By Mark Buchan
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Change is a mysterious subject and change managers have their views on what is the best way to make change happen. I doubt if anyone who has ever been involved with change management would say that all of the change initiatives that they have rolled out have been hugely successful. Every programme at some point or other comes to a point where the employees “resist the change”. Now that expression in itself is an interesting subject, because it implies that the problem is with them – those being changed, rather than with us – those seeking to change.
Don’t try this at work!
I remember having a discussion with a fellow change manager in large manufacturing organisation where we were rolling out a huge change initiative. Let’s call him John. One day we were having an exchange of views as to the different strategies and tactics for successful change. I asked him “what is your solution to dealing with employee resistance?” His response almost left me speechless – well almost. He replied: “to push more!” I couldn’t quite believe it, but what John was suggesting was that if there was resistance then the way in which to deal with it is to push harder. This to my mind is the ego of a leader gone out of control, someone who really doesn’t care for the thoughts and feelings of others, just as long as they are able to get their way.
Ok, I have taken my pills now and have had a nice cup of decaffeinated coffee and have OHMed for ten minutes to dissipate the stress, but seriously though, is this really the best way to roll out change? If you have read the last paragraph and you are on John’s side then I ask you to stop for a moment to think about what you are seeking to achieve.
A reframe for resistance to change
Now I am not naive enough to think that hostility towards change hasn’t existed in some of the change efforts that I have managed, but realistically speaking real resistance to change is often quite minimal. In my world I don’t believe that the majority of people are actively resisting change. What might happen is that we, as change managers, may translate their observable behaviour into what we might label as resistance. For instance, think back to the last time someone asked you a question in relation to a particular change effort. Did you interpret their questioning as a sign of being difficult? Sometimes you might do and sometimes not, and it may depend on whether they are jabbing their finger at you using an aggressive tone of voice at the time. However a healthier means of approaching questions is to take the approach that experienced sales people take. A good salesperson is taught to understand that when people ask questions this is actually a buying signal. Asking questions is a person’s way of gathering the information necessary to help them make their decision. For this reason I tend to never label any behaviour that I observe as resistance to change, instead I call it dealing with a person’s valid concerns or if you would like to continue with the sales analogy, handling their objections.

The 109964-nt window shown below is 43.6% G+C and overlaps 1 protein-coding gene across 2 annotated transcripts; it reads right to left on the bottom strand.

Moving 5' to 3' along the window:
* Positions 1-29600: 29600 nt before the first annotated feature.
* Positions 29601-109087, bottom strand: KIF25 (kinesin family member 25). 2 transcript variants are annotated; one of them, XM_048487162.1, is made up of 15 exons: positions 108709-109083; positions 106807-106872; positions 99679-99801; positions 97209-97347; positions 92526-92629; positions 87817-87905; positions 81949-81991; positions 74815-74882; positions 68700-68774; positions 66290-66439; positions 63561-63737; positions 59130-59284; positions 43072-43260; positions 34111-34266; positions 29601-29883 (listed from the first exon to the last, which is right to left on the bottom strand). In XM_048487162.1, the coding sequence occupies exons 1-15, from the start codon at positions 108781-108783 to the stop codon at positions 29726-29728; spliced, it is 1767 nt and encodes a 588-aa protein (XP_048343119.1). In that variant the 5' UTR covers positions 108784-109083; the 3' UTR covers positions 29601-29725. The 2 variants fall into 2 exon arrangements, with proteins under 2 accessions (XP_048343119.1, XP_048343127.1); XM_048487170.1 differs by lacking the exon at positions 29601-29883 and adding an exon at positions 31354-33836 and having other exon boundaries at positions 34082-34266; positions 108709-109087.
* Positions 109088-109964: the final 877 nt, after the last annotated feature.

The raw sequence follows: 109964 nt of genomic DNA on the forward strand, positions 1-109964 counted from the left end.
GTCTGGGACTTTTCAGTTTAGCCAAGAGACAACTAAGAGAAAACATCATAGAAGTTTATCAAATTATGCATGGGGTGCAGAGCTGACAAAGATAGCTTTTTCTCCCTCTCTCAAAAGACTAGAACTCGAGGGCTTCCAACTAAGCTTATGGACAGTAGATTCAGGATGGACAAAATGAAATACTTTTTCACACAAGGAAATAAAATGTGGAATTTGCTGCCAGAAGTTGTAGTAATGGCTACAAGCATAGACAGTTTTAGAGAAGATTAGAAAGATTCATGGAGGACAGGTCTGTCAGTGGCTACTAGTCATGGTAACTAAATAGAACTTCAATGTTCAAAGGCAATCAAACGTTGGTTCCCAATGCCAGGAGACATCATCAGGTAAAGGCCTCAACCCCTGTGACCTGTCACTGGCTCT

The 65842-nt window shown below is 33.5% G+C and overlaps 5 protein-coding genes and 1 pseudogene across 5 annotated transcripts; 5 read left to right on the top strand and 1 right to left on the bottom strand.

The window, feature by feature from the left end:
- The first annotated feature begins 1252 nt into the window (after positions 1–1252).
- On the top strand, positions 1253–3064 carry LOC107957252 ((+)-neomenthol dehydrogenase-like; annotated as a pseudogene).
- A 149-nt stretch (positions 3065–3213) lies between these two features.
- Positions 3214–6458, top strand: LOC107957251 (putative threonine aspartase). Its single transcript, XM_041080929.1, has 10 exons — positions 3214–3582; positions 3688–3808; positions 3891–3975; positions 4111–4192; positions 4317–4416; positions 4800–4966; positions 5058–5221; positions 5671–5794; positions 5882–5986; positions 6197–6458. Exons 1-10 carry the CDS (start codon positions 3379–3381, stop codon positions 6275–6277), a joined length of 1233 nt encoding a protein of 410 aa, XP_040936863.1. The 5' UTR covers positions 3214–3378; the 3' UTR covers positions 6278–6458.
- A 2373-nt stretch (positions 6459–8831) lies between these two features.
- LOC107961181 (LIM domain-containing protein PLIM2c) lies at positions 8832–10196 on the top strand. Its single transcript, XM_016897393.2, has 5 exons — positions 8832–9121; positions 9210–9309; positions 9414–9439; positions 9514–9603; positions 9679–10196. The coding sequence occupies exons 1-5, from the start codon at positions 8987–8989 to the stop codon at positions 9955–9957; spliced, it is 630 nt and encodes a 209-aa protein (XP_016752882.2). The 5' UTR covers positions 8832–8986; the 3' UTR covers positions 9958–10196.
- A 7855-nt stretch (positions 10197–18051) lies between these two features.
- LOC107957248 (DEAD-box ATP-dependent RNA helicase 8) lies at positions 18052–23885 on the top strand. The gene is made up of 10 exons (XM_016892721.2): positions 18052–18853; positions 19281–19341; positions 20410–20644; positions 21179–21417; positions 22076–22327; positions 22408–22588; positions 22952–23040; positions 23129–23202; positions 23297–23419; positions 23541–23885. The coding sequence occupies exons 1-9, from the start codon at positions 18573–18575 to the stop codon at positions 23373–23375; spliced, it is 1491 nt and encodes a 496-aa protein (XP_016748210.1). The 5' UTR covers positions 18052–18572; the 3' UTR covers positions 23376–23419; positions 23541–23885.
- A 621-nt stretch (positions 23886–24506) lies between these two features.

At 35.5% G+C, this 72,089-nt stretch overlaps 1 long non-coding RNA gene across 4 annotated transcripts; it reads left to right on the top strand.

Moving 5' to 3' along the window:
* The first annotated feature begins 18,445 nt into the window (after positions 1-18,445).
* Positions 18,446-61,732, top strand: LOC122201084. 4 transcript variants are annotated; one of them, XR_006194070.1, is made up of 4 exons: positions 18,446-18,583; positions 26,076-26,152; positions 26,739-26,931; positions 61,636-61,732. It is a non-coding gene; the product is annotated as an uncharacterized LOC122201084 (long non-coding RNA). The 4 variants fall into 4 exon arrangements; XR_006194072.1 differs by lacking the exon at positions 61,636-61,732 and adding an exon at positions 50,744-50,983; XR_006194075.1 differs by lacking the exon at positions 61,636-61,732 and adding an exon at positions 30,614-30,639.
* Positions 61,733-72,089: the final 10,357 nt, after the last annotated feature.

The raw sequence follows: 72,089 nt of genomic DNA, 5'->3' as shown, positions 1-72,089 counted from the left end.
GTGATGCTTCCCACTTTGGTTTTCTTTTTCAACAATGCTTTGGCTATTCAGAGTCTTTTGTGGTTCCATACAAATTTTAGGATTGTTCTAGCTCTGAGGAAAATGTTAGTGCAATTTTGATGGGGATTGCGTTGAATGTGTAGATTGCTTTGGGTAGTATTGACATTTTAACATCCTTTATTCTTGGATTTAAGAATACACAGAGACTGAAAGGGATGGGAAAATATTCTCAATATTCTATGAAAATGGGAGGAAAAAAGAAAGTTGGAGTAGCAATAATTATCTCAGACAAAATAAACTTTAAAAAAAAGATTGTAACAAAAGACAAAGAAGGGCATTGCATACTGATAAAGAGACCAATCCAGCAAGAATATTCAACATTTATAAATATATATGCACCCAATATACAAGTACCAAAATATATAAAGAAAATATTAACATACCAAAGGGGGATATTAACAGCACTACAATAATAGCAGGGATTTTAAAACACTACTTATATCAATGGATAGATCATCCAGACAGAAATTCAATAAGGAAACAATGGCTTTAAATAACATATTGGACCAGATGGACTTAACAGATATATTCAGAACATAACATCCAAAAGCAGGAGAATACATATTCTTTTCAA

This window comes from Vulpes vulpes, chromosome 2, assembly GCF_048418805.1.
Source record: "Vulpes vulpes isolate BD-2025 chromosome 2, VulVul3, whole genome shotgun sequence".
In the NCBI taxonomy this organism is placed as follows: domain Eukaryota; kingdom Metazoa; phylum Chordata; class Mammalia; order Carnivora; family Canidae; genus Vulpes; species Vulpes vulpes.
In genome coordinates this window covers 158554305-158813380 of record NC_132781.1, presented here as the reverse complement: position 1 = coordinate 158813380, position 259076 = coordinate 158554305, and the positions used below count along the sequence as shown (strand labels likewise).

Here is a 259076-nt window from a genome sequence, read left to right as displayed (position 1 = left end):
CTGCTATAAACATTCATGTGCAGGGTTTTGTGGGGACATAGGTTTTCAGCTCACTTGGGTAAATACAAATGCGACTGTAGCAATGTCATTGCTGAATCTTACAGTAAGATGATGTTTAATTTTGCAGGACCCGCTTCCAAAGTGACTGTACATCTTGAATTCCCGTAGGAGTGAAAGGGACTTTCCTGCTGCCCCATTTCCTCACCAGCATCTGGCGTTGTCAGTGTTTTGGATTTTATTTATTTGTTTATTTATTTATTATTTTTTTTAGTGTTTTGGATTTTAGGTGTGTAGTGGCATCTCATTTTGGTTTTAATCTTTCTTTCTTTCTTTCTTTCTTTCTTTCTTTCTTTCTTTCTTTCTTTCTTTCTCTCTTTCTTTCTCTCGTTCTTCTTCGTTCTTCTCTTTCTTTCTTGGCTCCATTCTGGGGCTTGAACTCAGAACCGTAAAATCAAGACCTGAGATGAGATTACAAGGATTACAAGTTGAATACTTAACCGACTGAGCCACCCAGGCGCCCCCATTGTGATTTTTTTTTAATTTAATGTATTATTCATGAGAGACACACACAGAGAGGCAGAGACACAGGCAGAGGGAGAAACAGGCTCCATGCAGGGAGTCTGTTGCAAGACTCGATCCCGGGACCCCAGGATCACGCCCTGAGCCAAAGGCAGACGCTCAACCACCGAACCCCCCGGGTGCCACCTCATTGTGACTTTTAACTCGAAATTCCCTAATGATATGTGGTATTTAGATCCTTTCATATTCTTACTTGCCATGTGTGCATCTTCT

So what’s the big deal?
If we consider for a moment that it is perfectly valid for someone to have a different viewpoint to us, and I am going to take a leap of faith here and believe that as a change manager you are respectful to other people’s points of view. We have to be in that person’s world to appreciate their experience. For many people change can be scary because it means dealing with uncertainty and this may surface all sorts of irrational fears and beliefs. This highly emotional state can cause people to act in unpredictable and not very resourceful ways. The best change managers that I have met in my career are unlike John who I mentioned in the start of this article. No, the best change managers are those who demonstrate empathy, the ability to get inside another person’s shoes and really know and understand what is going on for them. Now to many people, especially the Johns of this world, this may sound like a pink and fluffy approach and this has no place in the cold hard face of engineering or manufacturing, but you would be wrong. I have sat with engineers who have cried (privately of course) at the prospect of their world changing, so the question I ask you is how effective do you think the approach of beating some more over the head would be? Making change happen is about dealing with the humanness of the people whom the change will be affecting and to disregard their humanity is only one short step in my view from showing them the finger.
Some suggestions for moving forward
So in summary my suggestion is when you are rolling out change a key assumption to make is that not everyone is going to be “sold” on the idea. So as a change manager it is your job to:
1: Identify the concerns of the people for whom the change will affect;
2: Clarify that you have correctly understood the concerns;
3: Flush out the remaining concerns and re-clarify your understanding before addressing ANY of the other concerns (this avoids the YES-BUT game);
4: Check to identify that there is enough trust between you and those people before handling the concerns otherwise you will waste your time as they probably wont believe you;
5: Respectfully address the concerns using equal portions of logical and emotional language;
6: Request their help in moving forward making the change appear small and help make them feel big;
7: Provide a space for follow-up to allow people to come to you privately for any other concerns
8: From your toughest cynics will come your greatest advocates if they are handled properly; so recruit more advocates and make your life easier for rolling out effective change.
About The Author
Mark is an independent change management consultant who specialises in change at both the organisational and personal levels. To learn more about Mark and his experience click on any of the links below.